Copy these contents into the properties file.

"$schema": "",
"contentVersion": "",
"parameters": {
"name": {
"location": {
"apiVersion": {
"value": "2018-06-01"

These values get substituted into the run time values for the parameters in the main ARM template.

Once the templates are ready we need to add this deployment instruction to the script , infra/

# Create Data Factory Version 2 
az group deployment create \
--resource-group $DATA_LAKE_RG \
--template-file $ARM_LOCATION \
--parameters $ARM_PROPS_LOCATION

This command deploys a Azure Data Factory Gen 2 using the template referred by the “- -template-file” argument , the properties file is referred by “- -parameters”.

The best way to transport this to the cloud shell is to commit this to a git repository and clone this to your azure cloud shell.

Check if the data factory has been created. This can also be viewed in the portal.

az resource list -g <NAME_OF_RESOURCE_GROUP>

Create a Relational Database

Source systems could be Relational Databases which can release data to the data lake.

Orchestrators / workflow engines could pull data from these systems onto the data lake storage to create a enterprise wide data sharing platform aka enterprise data lake.

For this part we use SQL DB (Managed SQL Server) on azure as our Relational Database.

In order to create this add this to the infra/ script , under the infra folder.

Replace the variable names with appropriate names. Ideally these variables could be stored in a configuration file , secrets can be stored and retrieved from azure keyvault.

## Create a logical server in the resource group
az sql server create \
--resource-group $DATA_LAKE_RG \
--location $DATA_LAKE_LOCATION \
--admin-user $ADMIN_USERNAME \
--admin-password $ADMIN_PASSWD
## Create a database in the server 
az sql db create \
--resource-group $DATA_LAKE_RG \
--sample-name AdventureWorksLT \
--service-objective S0
# Configure a firewall rule for the server
az sql server firewall-rule create \
--resource-group $DATA_LAKE_RG \
-n AllowYourIp \
--start-ip-address \

Once this is ready execute , to see the resources.

az resource list -g <NAME_OF_RESOURCE_GROUP>

Create an ETL Engine

Once the storage and orchestrator have been defined the next core component in the data lake is an ETL / ELT tool.

Crucial topics in choosing an ETL engine :

  • Should be scalable / On Demand
  • Should provide flexibility to process both structured and unstructured data
  • Should be easy to develop / script jobs
  • Integration with source control systems
  • Should be able to handle stream and batch flow of data

For this blog , we go with Azure Databricks. Follow this for documentation.

Similar to Azure data factory we will use ARM (Azure Resource Manager ) Template to create an Azure Databricks instance.

Under the /infra/arm folder create a new file of your choice for example , databricks.json.

Copy the following snippet into the file.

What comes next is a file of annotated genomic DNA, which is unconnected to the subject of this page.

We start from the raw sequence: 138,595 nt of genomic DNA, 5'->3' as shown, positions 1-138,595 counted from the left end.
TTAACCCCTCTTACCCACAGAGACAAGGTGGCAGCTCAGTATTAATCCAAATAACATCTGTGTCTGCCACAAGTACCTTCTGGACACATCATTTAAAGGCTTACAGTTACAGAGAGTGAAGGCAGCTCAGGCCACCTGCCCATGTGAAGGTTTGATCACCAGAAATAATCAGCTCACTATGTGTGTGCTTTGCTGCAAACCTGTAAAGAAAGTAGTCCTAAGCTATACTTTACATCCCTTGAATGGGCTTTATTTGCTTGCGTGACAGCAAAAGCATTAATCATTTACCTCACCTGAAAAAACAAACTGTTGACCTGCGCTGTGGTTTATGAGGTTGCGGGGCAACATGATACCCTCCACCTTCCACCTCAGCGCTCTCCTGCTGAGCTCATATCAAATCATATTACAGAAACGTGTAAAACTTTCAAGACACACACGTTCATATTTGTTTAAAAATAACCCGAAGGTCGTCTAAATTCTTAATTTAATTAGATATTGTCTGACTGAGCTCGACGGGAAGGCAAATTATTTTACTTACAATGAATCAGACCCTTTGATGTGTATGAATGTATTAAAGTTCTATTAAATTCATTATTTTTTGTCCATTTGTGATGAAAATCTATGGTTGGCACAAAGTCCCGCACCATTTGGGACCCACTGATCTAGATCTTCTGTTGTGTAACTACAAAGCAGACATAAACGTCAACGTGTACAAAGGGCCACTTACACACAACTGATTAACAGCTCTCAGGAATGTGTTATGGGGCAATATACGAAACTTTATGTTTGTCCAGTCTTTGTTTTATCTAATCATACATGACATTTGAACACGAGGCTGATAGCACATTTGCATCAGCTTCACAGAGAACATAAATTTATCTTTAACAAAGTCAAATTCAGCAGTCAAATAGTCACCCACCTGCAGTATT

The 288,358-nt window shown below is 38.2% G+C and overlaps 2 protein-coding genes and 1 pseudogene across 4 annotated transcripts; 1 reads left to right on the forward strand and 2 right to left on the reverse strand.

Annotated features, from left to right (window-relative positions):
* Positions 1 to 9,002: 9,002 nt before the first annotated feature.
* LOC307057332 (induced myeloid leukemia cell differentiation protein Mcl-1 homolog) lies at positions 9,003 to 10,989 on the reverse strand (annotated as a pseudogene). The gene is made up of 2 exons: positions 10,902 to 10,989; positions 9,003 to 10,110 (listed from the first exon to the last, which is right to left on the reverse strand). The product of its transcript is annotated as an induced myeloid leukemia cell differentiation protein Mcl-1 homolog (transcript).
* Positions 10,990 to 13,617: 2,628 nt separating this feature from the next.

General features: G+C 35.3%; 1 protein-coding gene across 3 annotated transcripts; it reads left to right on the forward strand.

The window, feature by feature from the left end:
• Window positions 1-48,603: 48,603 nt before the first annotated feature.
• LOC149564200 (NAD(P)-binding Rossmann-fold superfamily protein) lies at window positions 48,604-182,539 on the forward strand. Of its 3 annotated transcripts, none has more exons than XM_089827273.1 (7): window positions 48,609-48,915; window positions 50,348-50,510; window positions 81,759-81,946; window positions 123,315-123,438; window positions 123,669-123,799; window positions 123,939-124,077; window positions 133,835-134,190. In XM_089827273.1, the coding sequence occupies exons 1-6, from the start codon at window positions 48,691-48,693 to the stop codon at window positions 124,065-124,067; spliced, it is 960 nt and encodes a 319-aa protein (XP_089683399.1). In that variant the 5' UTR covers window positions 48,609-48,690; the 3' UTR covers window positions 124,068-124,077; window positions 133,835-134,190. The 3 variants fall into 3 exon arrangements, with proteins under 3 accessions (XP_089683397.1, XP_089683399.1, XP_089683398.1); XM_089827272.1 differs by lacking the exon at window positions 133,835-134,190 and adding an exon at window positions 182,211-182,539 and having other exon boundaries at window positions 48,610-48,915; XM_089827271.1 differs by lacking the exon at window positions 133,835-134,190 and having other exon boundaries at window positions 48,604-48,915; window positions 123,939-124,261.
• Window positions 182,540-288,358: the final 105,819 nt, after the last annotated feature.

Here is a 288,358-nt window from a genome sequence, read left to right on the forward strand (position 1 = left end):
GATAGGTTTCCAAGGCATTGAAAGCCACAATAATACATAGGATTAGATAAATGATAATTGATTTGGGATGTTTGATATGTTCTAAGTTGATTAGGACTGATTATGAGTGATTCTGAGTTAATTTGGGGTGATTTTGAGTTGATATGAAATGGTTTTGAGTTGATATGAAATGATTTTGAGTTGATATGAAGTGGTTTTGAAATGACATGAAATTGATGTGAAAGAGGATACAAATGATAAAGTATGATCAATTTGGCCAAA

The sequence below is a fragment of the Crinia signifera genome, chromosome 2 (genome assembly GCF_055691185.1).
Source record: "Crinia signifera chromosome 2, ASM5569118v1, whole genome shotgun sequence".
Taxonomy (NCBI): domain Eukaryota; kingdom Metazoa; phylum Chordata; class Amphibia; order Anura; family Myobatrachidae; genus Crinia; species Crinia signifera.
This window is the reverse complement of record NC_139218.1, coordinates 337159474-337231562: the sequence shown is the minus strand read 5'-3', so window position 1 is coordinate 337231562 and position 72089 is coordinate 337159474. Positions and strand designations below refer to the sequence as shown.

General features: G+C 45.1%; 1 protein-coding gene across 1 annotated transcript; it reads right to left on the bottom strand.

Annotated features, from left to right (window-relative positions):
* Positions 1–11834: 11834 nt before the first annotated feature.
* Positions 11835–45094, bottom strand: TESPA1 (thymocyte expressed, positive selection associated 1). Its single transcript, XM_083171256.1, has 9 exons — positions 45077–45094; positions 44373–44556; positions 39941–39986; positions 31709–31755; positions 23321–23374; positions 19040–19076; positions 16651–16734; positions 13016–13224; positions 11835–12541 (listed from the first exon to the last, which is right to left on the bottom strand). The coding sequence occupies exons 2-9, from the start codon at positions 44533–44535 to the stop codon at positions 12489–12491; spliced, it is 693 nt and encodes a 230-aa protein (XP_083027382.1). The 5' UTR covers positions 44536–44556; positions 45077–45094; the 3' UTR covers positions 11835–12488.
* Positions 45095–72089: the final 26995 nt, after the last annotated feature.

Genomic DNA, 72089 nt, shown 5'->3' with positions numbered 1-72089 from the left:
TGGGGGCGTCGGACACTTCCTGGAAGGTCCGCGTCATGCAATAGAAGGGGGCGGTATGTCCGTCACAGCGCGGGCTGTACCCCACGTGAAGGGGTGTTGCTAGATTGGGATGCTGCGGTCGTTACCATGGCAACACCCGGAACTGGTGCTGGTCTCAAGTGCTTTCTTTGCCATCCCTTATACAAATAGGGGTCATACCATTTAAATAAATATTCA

"$schema": "",
"contentVersion": "",
"parameters": {
"workspaceName": {
"type": "string",
"metadata": {
"description": "The name of the Azure Databricks workspace to create."
"pricingTier": {
"type": "string",
"defaultValue": "premium",
"allowedValues": [
"metadata": {
"description": "The pricing tier of workspace."
"location": {
"type": "string",
"defaultValue": "[resourceGroup().location]",
"metadata": {
"description": "Location for all resources."
"variables": {
"managedResourceGroupName": "[concat('databricks-rg-', parameters('workspaceName'), '-', uniqueString(parameters('workspaceName'), resourceGroup().id))]"
"resources": [
"type": "Microsoft.Databricks/workspaces",
"name": "[parameters('workspaceName')]",
"location": "[parameters('location')]",
"apiVersion": "2018-04-01",
"sku": {
"name": "[parameters('pricingTier')]"
"properties": {
"ManagedResourceGroupId": "[concat(subscription().id, '/resourceGroups/', variables('managedResourceGroupName'))]"
"outputs": {
"workspace": {
"type": "object",
"value": "[reference(resourceId('Microsoft.Databricks/workspaces', parameters('workspaceName')))]"

This is the code which requests a new databricks workspace from azure. There is also a properties file which needs to be added , this is under /conf/ directory. Create a new file for ex : databricks_prop.json and add the following snippet. Substitute the name of the databricks instance.

"$schema": "",
"contentVersion": "",
"parameters": {
"workspaceName": {

Once this is done , add the trigger for these into our /infra/ script

Copy this snippet of code and append it to the script.

# Create Azure Databricks 
az group deployment create \
--resource-group $DATA_LAKE_RG \
--template-file $ARM_LOCATION_DB \

If you use git the commit this code to git and then pull it from cloud shell and execute this script. On successful execution , check the resources using. Newly created databricks instance should be visible now , this can also be seen via the portal.

az resource list -g <NAME_OF_RESOURCE_GROUP>

Creation of an Massively Parallel Processing Data warehouse (OLAP)

Once the data is prepared and ready to be served an MPP data warehouse needs to be provisioned to expose the data to visualization tools.

The core requirements would be :

  • Highly scalable Data Warehouse
  • Easy to tune up performance and tune down when not needed to avoid extra costs
  • Easy connectors to Raw storage
  • SQL based query engine

For this part of the blog , SQL Data warehouse is considered.

This can be created using the az command , append the following snippet to the script

# Create a SQL Datawarehouse
az sql dw create \
--resource-group $DATA_LAKE_RG \

Commit this back into git and execute the script again , check the list of resources inside the resource group. This should include the newly created SQL Data Warehouse.

Adjust the script accordingly and do the required cleanup , refer a sample git repository which has been used by me for this blog.

This script /infra/ , would be the single click deploy script for the data lake. It would deploy a storage account , an Azure Data Factory instance, Azure Databricks Instance, SQL Database and a SQL Data warehouse.

This script can be included in a Build pipeline (Azure Devops) , which can enable automated rollouts to Test / Acceptance / Production or also as a templates to teams within the organization to start building their data lakes.

The next blog focuses on :

  • Data loading / Extraction
  • Data Preparation
  • Data Sink

The series of blogs to follow will build up on this blog with other factors like Monitoring / controls / nomenclatures / DevOps practices for data lake / Data Management etc. As a follow up of this blog you can go here for part 2 of this blog series.